Foresight Trumps Hindsight

As leaders we are often so caught up in the complexities of daily demands on our time that we don’t tap into our intuitive brain and mine it for the wealth of data being processed.

After dealing with multiple time-sensitive priorities, how often have you found yourself thinking “I wish I had considered that option.” Or “I should have ……”.

This is a common experience for leaders I speak with, and often they reflect that “With the value of hindsight ….”.

There are strategies we can introduce into our daily leadership practice to harness “foresight” rather than lament “hindsight”.

One of the best ‘foresight’ strategies is the simple, but often overlooked version of STOP, REFLECT, ACT.

While we learn this process early on in our journey to leadership, the pressures of competing priorities in the moment often preclude us from applying this simple process.

Why I advocate returning to this tried and true strategy:


Use this prompt any time you find your mind racing under pressure, jumping from one priority to another and struggling for focus.  Take yourself away from the situation and other people – go to a café with a note book and pen or tablet.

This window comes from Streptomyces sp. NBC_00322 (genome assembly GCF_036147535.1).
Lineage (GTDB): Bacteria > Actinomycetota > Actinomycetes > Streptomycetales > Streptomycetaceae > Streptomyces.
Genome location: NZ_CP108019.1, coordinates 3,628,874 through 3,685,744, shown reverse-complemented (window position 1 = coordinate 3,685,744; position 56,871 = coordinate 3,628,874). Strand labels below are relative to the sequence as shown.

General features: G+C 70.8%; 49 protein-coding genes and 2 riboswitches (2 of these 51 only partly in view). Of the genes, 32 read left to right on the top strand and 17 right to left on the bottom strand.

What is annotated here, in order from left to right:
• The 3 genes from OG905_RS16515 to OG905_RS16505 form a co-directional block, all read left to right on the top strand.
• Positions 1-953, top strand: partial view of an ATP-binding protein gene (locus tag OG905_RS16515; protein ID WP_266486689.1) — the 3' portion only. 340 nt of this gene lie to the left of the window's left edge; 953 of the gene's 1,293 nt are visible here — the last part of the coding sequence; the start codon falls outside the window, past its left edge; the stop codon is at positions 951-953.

Now that you have removed yourself from the overwhelm - get the issues out of your head and onto the page. I recommend using a mind-mapping for all leaders I work with.


Having unpacked the priorities and chunked them into sizeable portions through your mapping exercise, apply foresight to map a clear pathway forward.  Mapping takes the emotions and anxiety out of the mix – even when there are issues about work relationships at play.  If the issue is complex - complete a high-level map of the situation, then map each of the key areas that are posing the challenge. Generally you will uncover the way forward by getting issues out of your head through mapping.

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